Peony Dress

The Peony dress has been on my to-make list forever. I finally made it… although the finished dress doesn’t really resemble the Peony!

The most major change I made was to the skirt section. After following the pattern… with a bit of grading out to allow extra hip space – I just wasn’t happy with the fit. It looked nice on the hanger but didn’t sit right on my bum! After removing and reinserting the zip three times I decided that I hadn’t done anything wrong… the shape just didn’t suit me – it was too straight.

Luckily I’d bought more fabric than I needed so I whipped up a gathered skirt which is much more my style. It also gave me the opportunity to fix the hugely wonky waistline!

I spent a long time preparing to make this dress and made three toiles of the bodice before I was happy to move over to using wearable fabric. I used US size 2 for the top part and graded out from the underarm to US size 6  at the waist… then made numerous tweaks to the darts.

Using the smaller bust size created issues with fit above the chest because I have broad shoulders. When I added the sleeves it was too tight and pulling across the shoulders, so I took the sleeves out and put them back in with less seam allowance. This helped the fit but the sleeves are now a bit messy and slightly gathered at the top.

I might have achieved a better fit if I’d chosen the bodice size based on the correct size for my waist and then done a small bust adjustment. I think this would maybe allow for the wide shoulders/small bust… but I have no idea how to do a small bust adjustment. If you know of any good tutorials please let me know!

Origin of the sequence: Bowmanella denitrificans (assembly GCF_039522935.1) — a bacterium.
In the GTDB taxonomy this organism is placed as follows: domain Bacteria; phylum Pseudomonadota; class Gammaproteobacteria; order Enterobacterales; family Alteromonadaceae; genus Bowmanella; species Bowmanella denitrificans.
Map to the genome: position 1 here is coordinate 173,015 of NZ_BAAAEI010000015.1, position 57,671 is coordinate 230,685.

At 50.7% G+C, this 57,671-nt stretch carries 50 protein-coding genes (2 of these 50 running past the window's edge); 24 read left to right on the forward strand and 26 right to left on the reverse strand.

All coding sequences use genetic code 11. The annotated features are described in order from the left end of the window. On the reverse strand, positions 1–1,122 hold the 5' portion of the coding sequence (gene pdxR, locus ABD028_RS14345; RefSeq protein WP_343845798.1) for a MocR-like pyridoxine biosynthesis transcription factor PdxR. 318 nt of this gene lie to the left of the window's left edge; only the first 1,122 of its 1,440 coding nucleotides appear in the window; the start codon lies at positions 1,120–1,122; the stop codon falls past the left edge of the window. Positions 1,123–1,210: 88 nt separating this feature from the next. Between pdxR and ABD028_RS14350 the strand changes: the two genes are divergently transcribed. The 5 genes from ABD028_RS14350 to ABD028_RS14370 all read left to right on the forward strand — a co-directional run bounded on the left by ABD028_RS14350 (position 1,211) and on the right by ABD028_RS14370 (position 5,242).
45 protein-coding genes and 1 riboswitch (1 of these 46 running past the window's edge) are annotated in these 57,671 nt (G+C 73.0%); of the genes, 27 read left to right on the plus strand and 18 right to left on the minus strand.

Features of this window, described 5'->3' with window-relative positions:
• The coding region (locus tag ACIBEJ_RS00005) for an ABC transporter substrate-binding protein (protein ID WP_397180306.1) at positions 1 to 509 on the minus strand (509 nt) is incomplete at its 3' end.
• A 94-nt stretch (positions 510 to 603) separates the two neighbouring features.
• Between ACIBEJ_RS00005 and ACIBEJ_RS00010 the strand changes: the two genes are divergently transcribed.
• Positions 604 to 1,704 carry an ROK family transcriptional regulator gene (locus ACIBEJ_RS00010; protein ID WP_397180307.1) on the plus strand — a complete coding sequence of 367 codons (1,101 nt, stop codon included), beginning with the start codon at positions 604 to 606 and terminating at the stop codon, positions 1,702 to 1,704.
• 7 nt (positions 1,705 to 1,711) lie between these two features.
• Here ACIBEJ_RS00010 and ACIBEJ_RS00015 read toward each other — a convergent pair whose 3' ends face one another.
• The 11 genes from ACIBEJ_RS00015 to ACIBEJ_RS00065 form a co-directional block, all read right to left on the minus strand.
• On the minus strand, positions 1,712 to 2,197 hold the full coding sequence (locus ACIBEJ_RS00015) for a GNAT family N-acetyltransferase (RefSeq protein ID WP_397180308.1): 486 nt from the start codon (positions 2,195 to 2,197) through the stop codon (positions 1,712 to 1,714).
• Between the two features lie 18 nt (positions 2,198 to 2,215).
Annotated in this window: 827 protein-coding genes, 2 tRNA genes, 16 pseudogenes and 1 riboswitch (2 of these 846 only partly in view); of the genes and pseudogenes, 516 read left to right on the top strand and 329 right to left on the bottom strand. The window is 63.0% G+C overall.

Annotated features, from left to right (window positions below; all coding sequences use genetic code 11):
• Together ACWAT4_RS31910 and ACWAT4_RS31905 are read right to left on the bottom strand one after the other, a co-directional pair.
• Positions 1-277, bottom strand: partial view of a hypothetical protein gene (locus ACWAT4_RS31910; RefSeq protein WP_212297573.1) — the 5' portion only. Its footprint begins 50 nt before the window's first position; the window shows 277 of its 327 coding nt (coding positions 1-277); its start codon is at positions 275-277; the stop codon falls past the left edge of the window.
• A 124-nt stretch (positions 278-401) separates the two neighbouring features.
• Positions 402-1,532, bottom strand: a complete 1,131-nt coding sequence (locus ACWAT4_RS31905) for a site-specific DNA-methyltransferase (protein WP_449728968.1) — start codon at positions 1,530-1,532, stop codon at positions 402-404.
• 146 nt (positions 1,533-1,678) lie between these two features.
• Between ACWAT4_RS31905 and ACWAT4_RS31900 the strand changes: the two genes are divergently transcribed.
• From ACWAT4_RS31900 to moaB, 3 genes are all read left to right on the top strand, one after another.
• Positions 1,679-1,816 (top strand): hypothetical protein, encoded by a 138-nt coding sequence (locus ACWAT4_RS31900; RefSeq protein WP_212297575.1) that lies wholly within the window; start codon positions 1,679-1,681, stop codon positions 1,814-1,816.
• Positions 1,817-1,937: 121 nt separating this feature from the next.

I wanted this dress to be slightly fitted and have some shape to it – whilst also being loose enough to be comfy for working at home/mooching around in. It’s not perfectly made… but it fulfills the brief! And it replaces an old denim chambray dress which is too tight and far too short.

It also ticks ‘denim dress’ off the Make-Nine-2020 list!

 

New Vest Top

Last month I wrote a blog about summer tops where I somewhat optimistically outlined my plans to knit two tops and sew three tops before Autumn started creeping in!

I knew my plans were unrealistic, but I’m really pleased with how much I’ve done. I finished one of the knitted tops (Burnt by Kim Hargreaves), have a Ripple Bralette on the needles and I’ve sewn one of the three vest tops.

I traced the pattern from a vest that’s already in my wardrobe and I love the fit. This fabric is leftover from my Petal Sleeve Scout Tee and I knew the drape would work beautifully as a vest.

Although it’s super simple with no darts – it was quite time consuming doing the bias for the straps/around the armholes… lots of pinning. And I also hand-stitched the hem.

I’m going to hibernate the fabric for the other two vests until next Spring. I think it’ll be good to wear this one and check I’ve got the fit perfect before doing the others.

It’s nothing to do with the fact that I want to start working on my Winter wardrobe… honest!

 

Make Nine 2019 – Progress Report

Someone posted about their Make Nine 2019 on Instagram this week and I realised that I couldn’t even remember what was on mine! So it’s a good time to see if I’m on track and give a progress report!

So far this year I have ticked off my new mitts and my wedding cardigan

And yes… there was some cheating because I started making both of those things in 2018! But I’ve been super busy working on my new book which will launch later this year – so selfish making time has been extremely scarce.

I’ve made pretty good progress with my Esme cardigan too – I’ve finished the back and fronts – so it’s just the sleeves to do. It’s so fluffy!!

I should be cracking on with this now… but you know when you’re not in the mood to knit anything that you have on the needles and just want the excitement of casting on something new? Well that happened… so I cast on Burnt by Kim Hargreaves.

It’s not even on my Make Nine list. I’ve gone completely rogue! We’ve booked a holiday for later this year and I just fancied making something summery that I could realistically finish before we go away. I’m having to adjust the pattern a bit for my shape so hopefully it will work out!